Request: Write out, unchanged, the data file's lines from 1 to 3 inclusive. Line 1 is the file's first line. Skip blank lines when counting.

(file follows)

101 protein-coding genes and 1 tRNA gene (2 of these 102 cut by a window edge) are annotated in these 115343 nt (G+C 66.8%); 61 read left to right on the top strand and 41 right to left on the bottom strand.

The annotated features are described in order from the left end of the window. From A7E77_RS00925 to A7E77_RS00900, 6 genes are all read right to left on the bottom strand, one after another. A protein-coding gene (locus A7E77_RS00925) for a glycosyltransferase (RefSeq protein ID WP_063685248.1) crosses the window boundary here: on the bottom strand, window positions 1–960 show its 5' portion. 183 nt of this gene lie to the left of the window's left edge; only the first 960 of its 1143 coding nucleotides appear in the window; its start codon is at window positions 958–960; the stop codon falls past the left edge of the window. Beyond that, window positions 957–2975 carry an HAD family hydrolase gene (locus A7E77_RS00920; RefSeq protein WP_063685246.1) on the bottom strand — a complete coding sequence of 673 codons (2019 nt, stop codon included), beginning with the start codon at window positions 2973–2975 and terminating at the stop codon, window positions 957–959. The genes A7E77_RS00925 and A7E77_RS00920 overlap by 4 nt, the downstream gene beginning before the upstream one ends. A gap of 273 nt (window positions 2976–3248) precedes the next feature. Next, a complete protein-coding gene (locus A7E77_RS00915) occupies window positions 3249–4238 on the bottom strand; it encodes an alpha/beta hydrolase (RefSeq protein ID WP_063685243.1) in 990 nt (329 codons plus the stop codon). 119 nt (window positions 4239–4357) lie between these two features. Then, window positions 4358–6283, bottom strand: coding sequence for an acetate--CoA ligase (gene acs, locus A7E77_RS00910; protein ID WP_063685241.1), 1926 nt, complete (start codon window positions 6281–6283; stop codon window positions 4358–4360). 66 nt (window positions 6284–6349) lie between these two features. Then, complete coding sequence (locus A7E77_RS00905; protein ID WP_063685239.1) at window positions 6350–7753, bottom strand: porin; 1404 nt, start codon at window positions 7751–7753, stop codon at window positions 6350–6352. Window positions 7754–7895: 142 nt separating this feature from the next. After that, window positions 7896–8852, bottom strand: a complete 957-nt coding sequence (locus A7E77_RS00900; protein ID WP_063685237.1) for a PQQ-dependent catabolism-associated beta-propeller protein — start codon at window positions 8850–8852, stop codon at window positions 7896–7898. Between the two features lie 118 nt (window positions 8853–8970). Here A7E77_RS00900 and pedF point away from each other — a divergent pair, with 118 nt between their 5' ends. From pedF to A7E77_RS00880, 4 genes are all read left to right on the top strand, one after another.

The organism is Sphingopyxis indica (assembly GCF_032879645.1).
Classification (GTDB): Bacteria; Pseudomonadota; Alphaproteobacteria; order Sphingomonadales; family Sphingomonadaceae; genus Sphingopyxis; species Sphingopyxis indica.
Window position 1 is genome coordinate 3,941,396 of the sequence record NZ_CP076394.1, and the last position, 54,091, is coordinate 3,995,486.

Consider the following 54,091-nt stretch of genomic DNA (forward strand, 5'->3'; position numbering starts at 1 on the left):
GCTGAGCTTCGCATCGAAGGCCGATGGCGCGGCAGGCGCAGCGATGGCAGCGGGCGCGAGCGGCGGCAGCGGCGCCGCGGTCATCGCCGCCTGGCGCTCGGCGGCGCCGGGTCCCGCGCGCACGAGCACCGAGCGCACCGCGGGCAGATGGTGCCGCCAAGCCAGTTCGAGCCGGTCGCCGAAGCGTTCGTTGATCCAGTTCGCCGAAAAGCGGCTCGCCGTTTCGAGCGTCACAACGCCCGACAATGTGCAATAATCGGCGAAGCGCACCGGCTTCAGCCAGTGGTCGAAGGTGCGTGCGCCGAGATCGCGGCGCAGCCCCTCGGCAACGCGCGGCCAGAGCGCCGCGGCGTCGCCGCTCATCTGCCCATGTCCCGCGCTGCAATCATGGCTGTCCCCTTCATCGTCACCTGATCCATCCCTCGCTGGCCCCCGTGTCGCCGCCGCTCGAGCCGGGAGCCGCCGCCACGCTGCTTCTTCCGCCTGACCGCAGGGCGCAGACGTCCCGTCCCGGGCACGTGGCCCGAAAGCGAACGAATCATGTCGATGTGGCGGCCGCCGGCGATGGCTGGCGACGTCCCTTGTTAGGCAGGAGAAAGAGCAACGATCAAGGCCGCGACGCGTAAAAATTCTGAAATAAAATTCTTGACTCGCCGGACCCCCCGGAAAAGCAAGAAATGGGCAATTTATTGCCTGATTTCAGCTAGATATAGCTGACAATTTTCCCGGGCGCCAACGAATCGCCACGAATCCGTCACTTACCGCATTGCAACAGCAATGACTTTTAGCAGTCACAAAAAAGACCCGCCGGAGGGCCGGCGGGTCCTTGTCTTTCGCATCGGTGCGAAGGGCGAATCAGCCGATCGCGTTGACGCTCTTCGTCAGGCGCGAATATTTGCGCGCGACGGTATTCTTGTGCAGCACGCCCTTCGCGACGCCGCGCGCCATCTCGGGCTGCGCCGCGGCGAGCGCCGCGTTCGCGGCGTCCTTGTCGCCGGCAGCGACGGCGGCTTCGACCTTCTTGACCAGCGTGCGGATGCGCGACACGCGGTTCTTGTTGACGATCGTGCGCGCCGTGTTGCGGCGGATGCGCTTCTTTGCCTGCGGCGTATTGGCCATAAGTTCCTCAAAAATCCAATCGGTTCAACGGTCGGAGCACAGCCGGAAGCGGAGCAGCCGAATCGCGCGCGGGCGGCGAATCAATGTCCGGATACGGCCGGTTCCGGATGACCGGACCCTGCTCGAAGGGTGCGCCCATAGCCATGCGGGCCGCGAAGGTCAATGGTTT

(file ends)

101 protein-coding genes and 1 tRNA gene (2 of these 102 cut by a window edge) are annotated in these 115343 nt (G+C 66.8%); 61 read left to right on the top strand and 41 right to left on the bottom strand.

The annotated features are described in order from the left end of the window. From A7E77_RS00925 to A7E77_RS00900, 6 genes are all read right to left on the bottom strand, one after another. A protein-coding gene (locus A7E77_RS00925) for a glycosyltransferase (RefSeq protein ID WP_063685248.1) crosses the window boundary here: on the bottom strand, window positions 1–960 show its 5' portion. 183 nt of this gene lie to the left of the window's left edge; only the first 960 of its 1143 coding nucleotides appear in the window; its start codon is at window positions 958–960; the stop codon falls past the left edge of the window. Beyond that, window positions 957–2975 carry an HAD family hydrolase gene (locus A7E77_RS00920; RefSeq protein WP_063685246.1) on the bottom strand — a complete coding sequence of 673 codons (2019 nt, stop codon included), beginning with the start codon at window positions 2973–2975 and terminating at the stop codon, window positions 957–959. The genes A7E77_RS00925 and A7E77_RS00920 overlap by 4 nt, the downstream gene beginning before the upstream one ends. A gap of 273 nt (window positions 2976–3248) precedes the next feature. Next, a complete protein-coding gene (locus A7E77_RS00915) occupies window positions 3249–4238 on the bottom strand; it encodes an alpha/beta hydrolase (RefSeq protein ID WP_063685243.1) in 990 nt (329 codons plus the stop codon). 119 nt (window positions 4239–4357) lie between these two features. Then, window positions 4358–6283, bottom strand: coding sequence for an acetate--CoA ligase (gene acs, locus A7E77_RS00910; protein ID WP_063685241.1), 1926 nt, complete (start codon window positions 6281–6283; stop codon window positions 4358–4360). 66 nt (window positions 6284–6349) lie between these two features. Then, complete coding sequence (locus A7E77_RS00905; protein ID WP_063685239.1) at window positions 6350–7753, bottom strand: porin; 1404 nt, start codon at window positions 7751–7753, stop codon at window positions 6350–6352. Window positions 7754–7895: 142 nt separating this feature from the next. After that, window positions 7896–8852, bottom strand: a complete 957-nt coding sequence (locus A7E77_RS00900; protein ID WP_063685237.1) for a PQQ-dependent catabolism-associated beta-propeller protein — start codon at window positions 8850–8852, stop codon at window positions 7896–7898. Between the two features lie 118 nt (window positions 8853–8970). Here A7E77_RS00900 and pedF point away from each other — a divergent pair, with 118 nt between their 5' ends. From pedF to A7E77_RS00880, 4 genes are all read left to right on the top strand, one after another.

The organism is Sphingopyxis indica (assembly GCF_032879645.1).